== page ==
Tristram Shandy dazzles with linguistic innovation, effervesces with humour ranging from situational to risque, paints portraits with a brush fine but kind, and offers illuminating glimpses into the history of science. But Tristram Shandy, reputedly the world’s first postmodern novel, does not work as a novel.
The best-written science fiction is fiction that tosses flesh-and-blood human beings into challenging environments – in order to confront us with uncomfortable truths to which we’ve become comfortably blind. This is how and why The Handmaid’s Tale works.
Terry Eagleton’s Very Short Introduction to the Meaning of Life is a delectable, digestible introduction to landmark schools of thought whose debates on big questions have shaped European cultural history; and, via that route, global political history.
Mein Kampf (1925; 1926) is a rambling political manifesto, disguised as autobiography. This book offers an insight into the long roots and broad appeal of extreme ideas – and, given the persistence of nationalism, racism, religious extremism, and conspiracy theories – should be required reading for every citizen of a contemporary democracy.
Making Sense (2020) is an accessible introduction to key topics & trends In current science, presented in the ancient epistemological format of the expert dialogue
The Sorrows of Young Werther (1774) and Faust (Part One; 1808) are portraits of men isolated: one by hopeless love, the other by scholastic pursuits. Goethe’s two best-known works warn against the dangers of letting one goal subsume all others.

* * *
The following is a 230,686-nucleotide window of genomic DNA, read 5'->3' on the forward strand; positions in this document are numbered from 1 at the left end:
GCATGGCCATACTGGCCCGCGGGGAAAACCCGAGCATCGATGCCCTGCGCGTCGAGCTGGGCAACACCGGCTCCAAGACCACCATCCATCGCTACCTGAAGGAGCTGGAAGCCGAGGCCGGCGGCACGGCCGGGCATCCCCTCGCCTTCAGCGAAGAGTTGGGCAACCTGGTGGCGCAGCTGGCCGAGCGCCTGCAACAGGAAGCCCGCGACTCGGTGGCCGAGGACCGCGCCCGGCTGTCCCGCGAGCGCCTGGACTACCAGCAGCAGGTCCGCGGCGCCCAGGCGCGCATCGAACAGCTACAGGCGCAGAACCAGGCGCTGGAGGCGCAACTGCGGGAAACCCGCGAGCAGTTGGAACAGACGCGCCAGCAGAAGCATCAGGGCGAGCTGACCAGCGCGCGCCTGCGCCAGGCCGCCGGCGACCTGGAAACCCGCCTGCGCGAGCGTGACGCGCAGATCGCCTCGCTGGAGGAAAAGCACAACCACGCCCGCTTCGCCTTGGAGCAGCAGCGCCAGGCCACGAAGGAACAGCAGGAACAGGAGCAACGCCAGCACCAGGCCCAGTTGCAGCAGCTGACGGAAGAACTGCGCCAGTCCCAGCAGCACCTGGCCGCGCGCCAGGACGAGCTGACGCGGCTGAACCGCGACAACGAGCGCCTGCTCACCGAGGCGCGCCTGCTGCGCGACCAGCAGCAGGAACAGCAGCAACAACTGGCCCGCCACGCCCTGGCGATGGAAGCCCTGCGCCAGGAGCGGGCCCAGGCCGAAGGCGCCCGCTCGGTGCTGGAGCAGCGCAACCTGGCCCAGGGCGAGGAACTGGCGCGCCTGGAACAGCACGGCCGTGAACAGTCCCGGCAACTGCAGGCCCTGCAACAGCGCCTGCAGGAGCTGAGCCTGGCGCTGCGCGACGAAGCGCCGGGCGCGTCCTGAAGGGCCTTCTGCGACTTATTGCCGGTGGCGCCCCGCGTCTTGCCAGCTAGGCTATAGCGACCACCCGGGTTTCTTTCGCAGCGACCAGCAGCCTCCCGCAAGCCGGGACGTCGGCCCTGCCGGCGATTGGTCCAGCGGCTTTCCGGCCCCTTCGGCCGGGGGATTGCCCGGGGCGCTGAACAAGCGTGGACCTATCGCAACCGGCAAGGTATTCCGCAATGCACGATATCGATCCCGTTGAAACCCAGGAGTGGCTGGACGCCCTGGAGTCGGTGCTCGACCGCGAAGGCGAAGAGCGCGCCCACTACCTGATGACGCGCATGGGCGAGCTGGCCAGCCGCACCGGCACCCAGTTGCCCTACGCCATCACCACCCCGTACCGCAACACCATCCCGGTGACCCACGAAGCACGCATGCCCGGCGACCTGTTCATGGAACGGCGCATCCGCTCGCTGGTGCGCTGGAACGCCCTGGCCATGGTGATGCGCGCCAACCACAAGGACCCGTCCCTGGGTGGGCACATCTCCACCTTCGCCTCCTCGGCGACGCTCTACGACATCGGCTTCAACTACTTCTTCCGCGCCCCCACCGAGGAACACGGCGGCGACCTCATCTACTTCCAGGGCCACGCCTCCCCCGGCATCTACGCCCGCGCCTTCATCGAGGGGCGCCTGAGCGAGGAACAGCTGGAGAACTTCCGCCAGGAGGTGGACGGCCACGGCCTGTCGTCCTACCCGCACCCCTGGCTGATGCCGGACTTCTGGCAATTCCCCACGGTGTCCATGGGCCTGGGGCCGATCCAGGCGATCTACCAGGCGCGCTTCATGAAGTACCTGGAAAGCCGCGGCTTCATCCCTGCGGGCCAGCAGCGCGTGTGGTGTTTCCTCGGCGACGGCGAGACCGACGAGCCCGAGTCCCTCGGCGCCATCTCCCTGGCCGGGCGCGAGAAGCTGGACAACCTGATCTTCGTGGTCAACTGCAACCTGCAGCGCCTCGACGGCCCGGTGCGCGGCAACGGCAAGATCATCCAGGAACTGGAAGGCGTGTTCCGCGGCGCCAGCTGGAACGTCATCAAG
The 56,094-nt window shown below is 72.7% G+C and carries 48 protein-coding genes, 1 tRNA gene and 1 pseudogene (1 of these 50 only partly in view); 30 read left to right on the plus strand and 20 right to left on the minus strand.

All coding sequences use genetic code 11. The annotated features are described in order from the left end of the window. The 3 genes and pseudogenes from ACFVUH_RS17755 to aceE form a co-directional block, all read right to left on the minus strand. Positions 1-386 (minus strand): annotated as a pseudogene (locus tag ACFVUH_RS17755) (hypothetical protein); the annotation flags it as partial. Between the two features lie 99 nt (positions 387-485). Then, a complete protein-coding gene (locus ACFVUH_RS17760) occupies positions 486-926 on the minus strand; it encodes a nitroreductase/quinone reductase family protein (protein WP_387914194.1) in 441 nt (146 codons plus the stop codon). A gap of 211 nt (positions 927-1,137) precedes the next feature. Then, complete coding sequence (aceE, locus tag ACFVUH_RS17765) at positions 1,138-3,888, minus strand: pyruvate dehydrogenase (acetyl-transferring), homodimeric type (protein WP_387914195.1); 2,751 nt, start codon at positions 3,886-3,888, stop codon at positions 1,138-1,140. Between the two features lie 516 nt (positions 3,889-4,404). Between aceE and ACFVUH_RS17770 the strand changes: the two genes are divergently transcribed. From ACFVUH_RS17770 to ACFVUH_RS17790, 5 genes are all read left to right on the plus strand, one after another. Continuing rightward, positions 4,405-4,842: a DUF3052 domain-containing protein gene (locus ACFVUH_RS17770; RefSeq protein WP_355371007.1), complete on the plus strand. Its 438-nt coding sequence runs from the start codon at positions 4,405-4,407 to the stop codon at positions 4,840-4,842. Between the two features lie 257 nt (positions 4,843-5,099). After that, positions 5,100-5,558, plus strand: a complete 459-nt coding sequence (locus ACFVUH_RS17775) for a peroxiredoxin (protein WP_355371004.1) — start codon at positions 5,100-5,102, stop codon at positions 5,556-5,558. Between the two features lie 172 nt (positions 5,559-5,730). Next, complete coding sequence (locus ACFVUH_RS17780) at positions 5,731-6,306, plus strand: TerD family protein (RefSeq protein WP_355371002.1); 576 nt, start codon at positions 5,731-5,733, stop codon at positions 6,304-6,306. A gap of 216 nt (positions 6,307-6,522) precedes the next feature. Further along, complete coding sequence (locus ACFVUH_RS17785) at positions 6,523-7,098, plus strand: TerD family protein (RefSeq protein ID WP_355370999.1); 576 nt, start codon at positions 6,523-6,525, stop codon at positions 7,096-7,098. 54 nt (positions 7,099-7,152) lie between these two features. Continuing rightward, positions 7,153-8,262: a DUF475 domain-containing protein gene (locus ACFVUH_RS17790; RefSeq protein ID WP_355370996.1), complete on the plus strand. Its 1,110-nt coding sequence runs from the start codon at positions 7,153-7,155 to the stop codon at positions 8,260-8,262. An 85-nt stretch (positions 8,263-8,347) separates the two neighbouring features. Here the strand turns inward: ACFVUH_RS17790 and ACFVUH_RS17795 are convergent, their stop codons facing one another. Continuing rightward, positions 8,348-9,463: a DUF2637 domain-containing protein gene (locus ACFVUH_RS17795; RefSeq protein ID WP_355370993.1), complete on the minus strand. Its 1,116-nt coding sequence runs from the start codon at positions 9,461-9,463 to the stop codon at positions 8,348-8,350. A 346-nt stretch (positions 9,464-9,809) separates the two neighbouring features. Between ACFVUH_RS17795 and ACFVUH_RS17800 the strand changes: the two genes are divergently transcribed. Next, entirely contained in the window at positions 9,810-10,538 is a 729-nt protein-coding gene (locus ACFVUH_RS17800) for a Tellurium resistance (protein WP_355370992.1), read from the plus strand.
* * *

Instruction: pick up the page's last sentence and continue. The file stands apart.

Letter from a Region in My Mind (1962) combines eloquent personal accounts of experiencing racism, with authoritative perspectives on the origins and prognosis of the problem
Crime and Punishment (1866) is an astute analysis of the distinction between moral thinking and moral feeling, and an ode to the power of love to redeem the forsaken
*Illicit* is a satirical social commentary, a tragicomedy of self-sacrifice, crime, transcendence, and tragic redemption set against the insistent grime of a lower-middle-class family stranded between failure and social injustice on the one hand – and resilience and love on the other.
*Slowness* juxtaposes stories and characters, deftly interwoven, in a structure light and airy, never feeling crammed. It is informed by, and engages with, a deep philosophical and literary heritage. The thesis of Slowness is that we moderners have lost the gift for slow living, and thus for remembering. We live fast, therefore we forget – or is it the other way around?